Before intermission we are treated to a cruelly funny depiction of the tyrant fading away – the fits, the temper, the expressions of wonderment that everyone could be so ungrateful. It all has a familiar ring and makes the jokes just that much more thrilling. Rush knows it. He plays up for all he’s worth and he has this brilliant set of supports – Bille Brown, Gillian Jones and the divine Rebecca Massey.

The theatre was full on a Tuesday night and they clapped and cheered and laughed endlessly. Deservedly so, for it was a wonderful night that did much to reinforce every prejudice, or insight, about petty tyrants and their blubbing ways as the end draws nigh.

Monday, June 18, 2007

More on the SFF

I sat through my first theatre emptier last night. It was an austere Korean film called The Last Dining Table. It had a dedication to the Swedish director Roy Andersson and a friend says that provides an interesting entry into the sense that might be made of it. Little by little, with digressions and diversions, it builds a small portrait of life for just a few of Seoul's residents. Some of the behaviour is quite funny and it has some very curious sex scenes including one quite unique moment involving an old woman buying the services of a handsome cabaret performer. That isn't a scene I recall having any parallels elsewhere....Andre Techine's The Witnesses plays with a moment in (gay) history when the AIDS epidemic started and there was panic in both the medical profession and the gay community about just what was happening and what could be done about it. This is reflected mostly through the character of a gay doctor who sees it all up close and personal. Techine moves the story along at an almost breakneck speed as he charts the progress of the disease and the course of various relationships affected by the outbreak. I dont recall a film being made about this element of the epidemic at the time though some of the matters it charts were also the subject of Philadelphia....when I first saw Nuri Bilge Ceylan's Climates last year I was particularly repelled by what I adjudged to be a scene of violent rape. It occurs when the lead man Isa breaks up from his wife and starts prowling round his former girl friend mostly looking for sex. There's a lot of ambiguity. Does she let him into her flat or does he have a key. He's just there in a flash. Does she lead him on with knowing looks about what's coming? Why doesn't she scream? Is this all, as Manohla Dargis suggested in the New York Times, 'very frisky sex'. Some say yes but I'm not completely convinced but I'm told I'm going against what the director himself intended to convey. Moving past that the story of an older man and the younger wife who realises the relationship is impossible, notwithstanding all the hurt to herself the decision involves, is very good. The film however is not as good as the director's earlier Uzak/Distant or Clouds of May. In those films you think there is something more to get involved with than a portrait of a supreme male egotist. No doubt the portrait of the egotist is something intended to cut to the quick of Turkish male hegemony but watching a lying creep on screen isn't always the most edifying experience no matter how smart the film-making. I also didn't think Ceylan was as good an actor as the actor who took the lead in the other two films. His performance had a little too much of a mannered attempt to be audience friendly....the print of The 5000 Fingers of Dr T was yet another tribute to the art of restoration. A beautiful new 35 mm copy was on show. It had been done for Sony Classics after earlier material had so deteroriated that the film was often screened on TV in black and white. The wonderful number when the instrument playsers do an ensemble dance in the dungeon brought a spontaneous round of applause from the packed house in the State...having now seen Bahman Ghobadi's Half Moon I can now say I've managed to catch all seven of the New Crowned Hope films commissioned or supported by Peter Sellars to celebrate Mozart's 250th anniversary. The enterprise provides more shocks and surprises than might have seemed possible and the fact that Sellars and his Executive Producers Simon Field and Keith Griffith went entirely to the Third World with their commissions is a tribute to their daring and courage and the capacuity to think outside the loop. The immediate thought of anyone but Sellars and his colleagues would no doubt have been to ask the world's most famous directors to do something and a list headed by, well you can nominate your top half dozen. Of course all would have submitted budgets that probably, for each film, would have consumed the funds expended on all seven that were eventually made. Not all did hit my buttons and one, Paraguayan Hammock tries the patience to an unbearable degree. It emptied the theatre pretty early on. Ghobadi's film is uplifting, joyous, a constant surprise and very musical even though we have to wait awhile for the full force of it all. In the meantime the story of a man and his sons travelling to Iraq to dramatise the liberation of the country from Saddam just constantly involves you in a way that several of the other more cerebral films in the series dont..... More later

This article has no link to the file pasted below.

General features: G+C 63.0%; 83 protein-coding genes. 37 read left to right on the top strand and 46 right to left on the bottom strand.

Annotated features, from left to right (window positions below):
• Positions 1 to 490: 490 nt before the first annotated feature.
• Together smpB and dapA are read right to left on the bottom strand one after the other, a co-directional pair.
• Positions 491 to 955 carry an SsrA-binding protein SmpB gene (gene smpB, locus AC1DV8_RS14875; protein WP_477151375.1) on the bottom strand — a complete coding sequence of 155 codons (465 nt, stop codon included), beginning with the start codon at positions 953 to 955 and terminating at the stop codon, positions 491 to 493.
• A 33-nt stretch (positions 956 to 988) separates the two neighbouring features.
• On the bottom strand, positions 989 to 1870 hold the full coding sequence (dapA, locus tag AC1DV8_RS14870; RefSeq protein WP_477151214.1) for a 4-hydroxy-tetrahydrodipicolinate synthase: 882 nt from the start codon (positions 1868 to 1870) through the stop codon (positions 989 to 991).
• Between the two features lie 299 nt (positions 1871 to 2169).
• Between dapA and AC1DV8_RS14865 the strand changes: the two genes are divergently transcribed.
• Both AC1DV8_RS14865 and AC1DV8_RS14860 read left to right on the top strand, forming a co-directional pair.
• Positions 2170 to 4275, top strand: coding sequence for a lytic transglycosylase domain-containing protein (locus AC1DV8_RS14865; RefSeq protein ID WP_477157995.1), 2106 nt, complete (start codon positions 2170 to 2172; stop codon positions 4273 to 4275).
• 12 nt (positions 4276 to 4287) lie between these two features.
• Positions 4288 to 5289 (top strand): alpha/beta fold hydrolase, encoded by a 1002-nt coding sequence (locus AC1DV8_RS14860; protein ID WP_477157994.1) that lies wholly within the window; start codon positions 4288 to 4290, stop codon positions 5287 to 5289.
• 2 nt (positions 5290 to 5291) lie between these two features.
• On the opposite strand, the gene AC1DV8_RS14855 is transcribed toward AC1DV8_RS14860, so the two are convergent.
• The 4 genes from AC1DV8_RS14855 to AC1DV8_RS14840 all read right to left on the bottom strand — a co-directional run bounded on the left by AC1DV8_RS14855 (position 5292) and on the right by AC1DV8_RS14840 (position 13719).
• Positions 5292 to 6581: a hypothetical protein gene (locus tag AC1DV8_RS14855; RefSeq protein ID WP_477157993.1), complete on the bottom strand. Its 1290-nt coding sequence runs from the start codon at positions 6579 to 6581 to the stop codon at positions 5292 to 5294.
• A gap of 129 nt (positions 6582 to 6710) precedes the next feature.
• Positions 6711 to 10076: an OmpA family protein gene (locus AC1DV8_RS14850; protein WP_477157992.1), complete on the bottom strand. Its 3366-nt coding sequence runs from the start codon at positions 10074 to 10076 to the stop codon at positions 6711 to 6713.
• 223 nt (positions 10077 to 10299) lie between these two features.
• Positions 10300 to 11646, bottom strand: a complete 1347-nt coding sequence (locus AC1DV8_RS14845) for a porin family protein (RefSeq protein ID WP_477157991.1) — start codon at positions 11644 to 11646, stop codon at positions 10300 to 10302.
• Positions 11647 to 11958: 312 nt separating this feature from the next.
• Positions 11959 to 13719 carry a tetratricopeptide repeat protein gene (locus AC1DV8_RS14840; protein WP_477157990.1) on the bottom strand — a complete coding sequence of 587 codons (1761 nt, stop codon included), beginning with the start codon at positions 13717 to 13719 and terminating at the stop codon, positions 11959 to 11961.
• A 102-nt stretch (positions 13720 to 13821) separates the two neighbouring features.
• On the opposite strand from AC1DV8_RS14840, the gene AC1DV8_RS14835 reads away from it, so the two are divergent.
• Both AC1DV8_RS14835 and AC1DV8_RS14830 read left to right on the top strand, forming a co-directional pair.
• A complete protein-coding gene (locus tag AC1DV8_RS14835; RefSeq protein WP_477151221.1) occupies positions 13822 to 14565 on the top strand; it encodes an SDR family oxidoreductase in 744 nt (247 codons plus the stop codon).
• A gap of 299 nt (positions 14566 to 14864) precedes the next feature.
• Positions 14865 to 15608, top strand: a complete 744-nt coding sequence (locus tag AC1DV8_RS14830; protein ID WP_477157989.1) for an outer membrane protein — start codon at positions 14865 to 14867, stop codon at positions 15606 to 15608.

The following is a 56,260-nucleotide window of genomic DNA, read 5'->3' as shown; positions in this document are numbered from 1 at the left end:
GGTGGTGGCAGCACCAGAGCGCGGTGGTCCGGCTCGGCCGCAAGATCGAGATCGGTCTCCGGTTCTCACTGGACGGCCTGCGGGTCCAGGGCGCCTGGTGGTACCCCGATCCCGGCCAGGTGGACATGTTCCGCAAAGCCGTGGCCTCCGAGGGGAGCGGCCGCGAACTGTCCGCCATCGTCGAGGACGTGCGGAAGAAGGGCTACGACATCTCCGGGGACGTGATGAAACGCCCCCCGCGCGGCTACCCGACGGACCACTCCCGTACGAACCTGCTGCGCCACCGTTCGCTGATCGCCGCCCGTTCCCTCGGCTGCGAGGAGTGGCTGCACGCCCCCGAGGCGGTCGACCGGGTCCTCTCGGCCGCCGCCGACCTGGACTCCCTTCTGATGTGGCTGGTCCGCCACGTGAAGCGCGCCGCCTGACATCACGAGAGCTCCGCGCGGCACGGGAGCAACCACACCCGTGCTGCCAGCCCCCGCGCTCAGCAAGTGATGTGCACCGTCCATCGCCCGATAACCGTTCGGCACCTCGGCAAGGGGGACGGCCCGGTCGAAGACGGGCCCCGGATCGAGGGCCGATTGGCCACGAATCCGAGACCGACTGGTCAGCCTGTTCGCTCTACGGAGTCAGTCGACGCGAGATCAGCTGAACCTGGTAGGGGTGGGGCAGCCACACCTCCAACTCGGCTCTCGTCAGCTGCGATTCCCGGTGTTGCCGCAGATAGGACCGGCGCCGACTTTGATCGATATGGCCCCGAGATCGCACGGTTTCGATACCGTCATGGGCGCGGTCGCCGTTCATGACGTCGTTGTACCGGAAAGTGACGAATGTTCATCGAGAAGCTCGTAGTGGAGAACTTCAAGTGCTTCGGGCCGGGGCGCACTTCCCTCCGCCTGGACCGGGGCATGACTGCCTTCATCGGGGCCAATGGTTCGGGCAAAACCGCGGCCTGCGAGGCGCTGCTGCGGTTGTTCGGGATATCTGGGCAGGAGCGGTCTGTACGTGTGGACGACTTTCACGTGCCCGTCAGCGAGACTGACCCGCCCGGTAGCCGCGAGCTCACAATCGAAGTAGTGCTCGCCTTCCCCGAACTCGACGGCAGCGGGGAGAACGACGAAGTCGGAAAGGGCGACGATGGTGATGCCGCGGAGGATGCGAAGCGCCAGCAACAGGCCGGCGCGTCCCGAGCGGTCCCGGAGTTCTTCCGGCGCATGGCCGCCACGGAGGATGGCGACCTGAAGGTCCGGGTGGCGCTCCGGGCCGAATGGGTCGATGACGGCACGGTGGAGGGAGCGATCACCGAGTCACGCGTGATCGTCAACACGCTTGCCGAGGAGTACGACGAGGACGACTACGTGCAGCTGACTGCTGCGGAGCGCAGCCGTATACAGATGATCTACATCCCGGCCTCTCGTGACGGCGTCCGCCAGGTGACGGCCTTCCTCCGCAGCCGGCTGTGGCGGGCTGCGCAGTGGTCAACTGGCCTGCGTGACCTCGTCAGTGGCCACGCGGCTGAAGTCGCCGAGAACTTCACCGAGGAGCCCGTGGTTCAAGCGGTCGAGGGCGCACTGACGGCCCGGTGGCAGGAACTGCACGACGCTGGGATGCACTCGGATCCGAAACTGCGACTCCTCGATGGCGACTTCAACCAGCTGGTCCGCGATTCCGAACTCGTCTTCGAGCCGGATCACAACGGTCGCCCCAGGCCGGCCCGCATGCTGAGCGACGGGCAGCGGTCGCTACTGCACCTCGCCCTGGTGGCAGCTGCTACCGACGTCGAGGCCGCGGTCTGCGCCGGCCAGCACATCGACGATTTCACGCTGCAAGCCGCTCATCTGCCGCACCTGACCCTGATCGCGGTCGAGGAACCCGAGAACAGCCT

Sunday, June 17, 2007

Border Incident